Astronomers discover a sea planet completely covered in water

TOI-1452b, an ocean planet close to the planet Miller in the movie Interstellar

This sea planet seems straight out of the movie Interstellar, an American science fiction film by director Christopher Nolan, released in November 2014: In 2067, the planet Earth is exhausted and humanity is plunged into a terrible food crisis. The Space Shuttle Ranger leaves Earth and docks with the Endurance spacecraft to explore a new solar system in hopes of finding a habitable Earth-like planet there. The crew traverses a wormhole and ends up in another galaxy, where they visit several planets, including Miller, a sea planet. The proximity of a black hole causes a stretching of space-time, so that one hour on this planet represents seven years.

The exoplanet TOI-1452b is not located near a black hole, but orbits a star in a binary system, which is in the constellation of the Dragon about a hundred light years from Earth. This planet is slightly larger in mass and size than Earth. The temperature prevailing at the surface keeps the water in a liquid state, and astronomers are convinced that it is completely covered by it.

The star that the ocean planet TOI-1452b orbits is much smaller than our sun. The binary system consists of two identical stars orbiting each other, separated by a small distance on an astronomical scale, estimated at 97 astronomical units or 14.5 billion kilometers.

Scientists have managed to “get their hands on” this ocean planet using an instrument called PESTO, which is located at the Mont-Mégantic Observatory in Canada.

(Also read: Two Earth-sized rocky planets discovered just 33 light years away)

PESTO, a unique camera for the search for exoplanets

NASA’s TESS telescope has provided the first information about the exoplanet TOI-1452b. Source: Dotted Yeti/Shutterstock

Astronomers at the Institute for Exoplanet Research were aided by NASA’s TESS telescope, a small spacecraft launched in 2018 dedicated to searching for exoplanets. This telescope, which operates according to the transit detection method, scans space continuously over periods of 27 days. In the case of TOI-1452b, TESS showed a decrease in brightness every 11 days, suggesting an exoplanet 70% larger than Earth.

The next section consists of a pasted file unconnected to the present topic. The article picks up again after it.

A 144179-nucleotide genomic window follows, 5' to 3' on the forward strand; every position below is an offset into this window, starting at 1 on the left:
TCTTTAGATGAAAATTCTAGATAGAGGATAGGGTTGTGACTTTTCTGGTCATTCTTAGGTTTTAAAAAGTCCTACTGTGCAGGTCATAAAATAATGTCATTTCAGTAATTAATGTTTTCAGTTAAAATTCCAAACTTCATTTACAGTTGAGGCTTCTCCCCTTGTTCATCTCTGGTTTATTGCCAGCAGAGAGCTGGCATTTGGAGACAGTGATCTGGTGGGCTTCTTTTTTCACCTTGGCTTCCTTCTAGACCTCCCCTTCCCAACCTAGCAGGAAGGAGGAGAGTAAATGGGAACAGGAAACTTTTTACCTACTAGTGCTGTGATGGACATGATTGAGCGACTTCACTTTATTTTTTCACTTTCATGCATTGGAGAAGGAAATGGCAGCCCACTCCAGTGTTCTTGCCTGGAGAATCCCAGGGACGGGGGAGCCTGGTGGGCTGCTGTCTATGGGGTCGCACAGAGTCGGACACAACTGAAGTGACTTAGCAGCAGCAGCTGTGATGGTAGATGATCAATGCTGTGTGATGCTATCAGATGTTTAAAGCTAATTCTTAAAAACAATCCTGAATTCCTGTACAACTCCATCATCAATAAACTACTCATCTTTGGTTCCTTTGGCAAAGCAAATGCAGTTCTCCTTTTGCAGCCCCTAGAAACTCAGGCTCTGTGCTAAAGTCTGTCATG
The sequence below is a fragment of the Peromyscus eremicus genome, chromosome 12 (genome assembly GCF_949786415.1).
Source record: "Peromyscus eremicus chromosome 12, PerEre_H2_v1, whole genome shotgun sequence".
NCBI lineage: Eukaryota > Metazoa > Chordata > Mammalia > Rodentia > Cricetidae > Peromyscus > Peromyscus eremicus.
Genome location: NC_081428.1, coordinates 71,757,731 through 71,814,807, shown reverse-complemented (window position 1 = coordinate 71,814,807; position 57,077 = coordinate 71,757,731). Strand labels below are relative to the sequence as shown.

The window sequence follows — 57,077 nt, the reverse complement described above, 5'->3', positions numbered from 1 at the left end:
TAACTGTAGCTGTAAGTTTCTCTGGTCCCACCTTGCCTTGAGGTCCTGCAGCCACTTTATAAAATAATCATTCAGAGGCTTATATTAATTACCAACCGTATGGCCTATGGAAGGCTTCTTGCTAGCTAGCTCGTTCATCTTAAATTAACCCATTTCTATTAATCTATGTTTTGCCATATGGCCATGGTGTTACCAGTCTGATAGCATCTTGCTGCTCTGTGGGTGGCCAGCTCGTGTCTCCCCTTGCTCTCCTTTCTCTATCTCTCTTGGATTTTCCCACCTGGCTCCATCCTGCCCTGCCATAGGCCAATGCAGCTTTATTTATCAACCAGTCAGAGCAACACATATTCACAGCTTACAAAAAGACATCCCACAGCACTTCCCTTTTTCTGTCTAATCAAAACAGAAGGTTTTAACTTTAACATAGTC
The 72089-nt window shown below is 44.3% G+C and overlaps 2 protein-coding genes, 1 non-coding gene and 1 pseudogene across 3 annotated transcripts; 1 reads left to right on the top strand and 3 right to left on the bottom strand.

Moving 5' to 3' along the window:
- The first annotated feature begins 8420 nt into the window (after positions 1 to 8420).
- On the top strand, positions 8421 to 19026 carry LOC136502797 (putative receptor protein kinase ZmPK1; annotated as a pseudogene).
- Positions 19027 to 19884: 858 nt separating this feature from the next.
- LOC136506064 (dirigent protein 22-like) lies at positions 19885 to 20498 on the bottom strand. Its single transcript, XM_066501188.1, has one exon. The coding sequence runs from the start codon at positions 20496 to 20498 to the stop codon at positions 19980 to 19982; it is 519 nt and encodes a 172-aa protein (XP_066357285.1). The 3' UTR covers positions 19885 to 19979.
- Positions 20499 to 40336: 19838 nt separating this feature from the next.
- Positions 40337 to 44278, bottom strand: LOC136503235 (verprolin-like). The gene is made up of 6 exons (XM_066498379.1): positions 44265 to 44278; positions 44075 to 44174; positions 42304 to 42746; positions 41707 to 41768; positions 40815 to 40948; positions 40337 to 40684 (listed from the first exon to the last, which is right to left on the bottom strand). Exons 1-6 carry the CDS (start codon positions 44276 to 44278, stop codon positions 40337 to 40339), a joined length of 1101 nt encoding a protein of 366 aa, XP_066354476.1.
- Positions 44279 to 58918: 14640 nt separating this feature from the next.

PESTO is a camera mounted on the Mont-Mégantic Observatory’s 1.6m telescope. It confirmed the nature of the signal sent by TESS. This camera is used to time the transits of exoplanets with great precision. It operates in the red visible spectrum and works with a fast-reading charge transfer detector. The very high sampling rate of the PESTO signal, zero read noise and the absence of dead times between frames allow timestamps down to the millisecond. The photometric precision of PESTO is such that no other camera of this quality can be found anywhere else.

While the TESS telescope observes the two stars TOI-1452 as a single point of light, the resolution of the PESTO camera is high enough to perfectly distinguish the two stars from this star pair. PESTO was therefore able to confirm that the ocean planet TOI-1452b does indeed orbit the larger of the two stars, even though their sizes are close.

(Also read: A super-Earth discovered in its star’s habitable zone)

A rocky planet with a fairly low density

To determine the mass of this oceanic exoplanet, the researchers used SPIRou, a spectropolarimeter that operates in the infrared spectrum and allows measurements of radial velocities on relatively low-mass stars. This device can also detect exoplanets orbiting low-mass stars.

After more than fifty hours of observations and analysis, SPIRou determined that TOI-1452b’s mass was about five times that of Earth. This planet is probably a rocky planet, but due to its radius, mass and density, it is very different from our planet. On Earth, water covers about 70% of the globe’s surface, but this amount ultimately represents only 1% of its mass. According to astronomers, some exoplanets could be much richer in water. Moreover, the low density of certain exoplanets such as TOI-1452b can only be explained by the presence of a large amount of materials such as water, which are lighter than those that make up the inner structure of the Earth.

A model of the internal structure of this oceanic exoplanet has shown that water may represent up to 30% of its mass, i.e. a proportion identical to those found for certain natural satellites of Jupiter, such as Ganymede and Callisto or even Titan and Enceladus for Saturn.

This exoplanet is currently one of the best candidates for observation and in-depth analysis by the James Webb telescope. It’s close enough for astronomers to study its atmosphere, and it’s in an area of ​​the sky where it can be studied every day of the year.

(Also read: Binary star: the new target for the search for extraterrestrial life)

Source:

Charles Cadieux, René Doyon, Mykhaylo Plotnykov, Guillaume Hébrard, Farbod Jahandar, Étienne Artigau, Diana Valencia, Neil J. Cook, Eder Martioli, Thomas Vandal, “TOI-1452 b: SPIRou and TESS Reveal a Super-Earth in a Temperate Orbit Transit an M4 midget”, The Astrophysical Journalpublished 2022 August 12, https://iopscience.iop.org/article/10.3847/1538-3881/ac7cea

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